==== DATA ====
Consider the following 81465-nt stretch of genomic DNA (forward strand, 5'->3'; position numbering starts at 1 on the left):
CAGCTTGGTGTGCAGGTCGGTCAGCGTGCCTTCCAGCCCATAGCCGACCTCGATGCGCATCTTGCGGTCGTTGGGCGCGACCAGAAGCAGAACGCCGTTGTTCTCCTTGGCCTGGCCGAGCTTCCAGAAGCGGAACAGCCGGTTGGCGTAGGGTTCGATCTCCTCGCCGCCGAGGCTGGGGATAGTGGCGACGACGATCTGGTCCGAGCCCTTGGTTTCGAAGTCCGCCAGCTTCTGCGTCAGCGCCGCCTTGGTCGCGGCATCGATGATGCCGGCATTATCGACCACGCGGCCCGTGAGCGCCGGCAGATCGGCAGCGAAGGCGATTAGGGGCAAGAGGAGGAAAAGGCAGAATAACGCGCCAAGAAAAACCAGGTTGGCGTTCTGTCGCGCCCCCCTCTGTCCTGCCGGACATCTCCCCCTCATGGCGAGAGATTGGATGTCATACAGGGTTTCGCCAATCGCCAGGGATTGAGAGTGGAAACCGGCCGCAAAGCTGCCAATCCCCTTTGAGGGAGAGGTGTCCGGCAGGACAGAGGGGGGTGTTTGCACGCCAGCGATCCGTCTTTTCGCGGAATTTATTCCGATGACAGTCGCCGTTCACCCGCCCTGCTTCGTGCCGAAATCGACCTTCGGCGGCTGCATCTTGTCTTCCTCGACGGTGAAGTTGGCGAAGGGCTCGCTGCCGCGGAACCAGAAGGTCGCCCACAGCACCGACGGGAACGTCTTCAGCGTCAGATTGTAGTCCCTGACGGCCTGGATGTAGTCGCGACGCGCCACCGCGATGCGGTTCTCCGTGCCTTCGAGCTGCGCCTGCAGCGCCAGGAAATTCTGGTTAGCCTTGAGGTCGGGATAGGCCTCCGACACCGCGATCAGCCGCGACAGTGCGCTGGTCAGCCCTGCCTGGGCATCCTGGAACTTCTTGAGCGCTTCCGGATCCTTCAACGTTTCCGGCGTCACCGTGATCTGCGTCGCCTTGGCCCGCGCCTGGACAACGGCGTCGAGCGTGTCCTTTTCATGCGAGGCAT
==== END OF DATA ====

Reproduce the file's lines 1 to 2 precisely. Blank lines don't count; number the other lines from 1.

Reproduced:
Consider the following 81465-nt stretch of genomic DNA (forward strand, 5'->3'; position numbering starts at 1 on the left):
CAGCTTGGTGTGCAGGTCGGTCAGCGTGCCTTCCAGCCCATAGCCGACCTCGATGCGCATCTTGCGGTCGTTGGGCGCGACCAGAAGCAGAACGCCGTTGTTCTCCTTGGCCTGGCCGAGCTTCCAGAAGCGGAACAGCCGGTTGGCGTAGGGTTCGATCTCCTCGCCGCCGAGGCTGGGGATAGTGGCGACGACGATCTGGTCCGAGCCCTTGGTTTCGAAGTCCGCCAGCTTCTGCGTCAGCGCCGCCTTGGTCGCGGCATCGATGATGCCGGCATTATCGACCACGCGGCCCGTGAGCGCCGGCAGATCGGCAGCGAAGGCGATTAGGGGCAAGAGGAGGAAAAGGCAGAATAACGCGCCAAGAAAAACCAGGTTGGCGTTCTGTCGCGCCCCCCTCTGTCCTGCCGGACATCTCCCCCTCATGGCGAGAGATTGGATGTCATACAGGGTTTCGCCAATCGCCAGGGATTGAGAGTGGAAACCGGCCGCAAAGCTGCCAATCCCCTTTGAGGGAGAGGTGTCCGGCAGGACAGAGGGGGGTGTTTGCACGCCAGCGATCCGTCTTTTCGCGGAATTTATTCCGATGACAGTCGCCGTTCACCCGCCCTGCTTCGTGCCGAAATCGACCTTCGGCGGCTGCATCTTGTCTTCCTCGACGGTGAAGTTGGCGAAGGGCTCGCTGCCGCGGAACCAGAAGGTCGCCCACAGCACCGACGGGAACGTCTTCAGCGTCAGATTGTAGTCCCTGACGGCCTGGATGTAGTCGCGACGCGCCACCGCGATGCGGTTCTCCGTGCCTTCGAGCTGCGCCTGCAGCGCCAGGAAATTCTGGTTAGCCTTGAGGTCGGGATAGGCCTCCGACACCGCGATCAGCCGCGACAGTGCGCTGGTCAGCCCTGCCTGGGCATCCTGGAACTTCTTGAGCGCTTCCGGATCCTTCAACGTTTCCGGCGTCACCGTGATCTGCGTCGCCTTGGCCCGCGCCTGGACAACGGCGTCGAGCGTGTCCTTTTCATGCGAGGCAT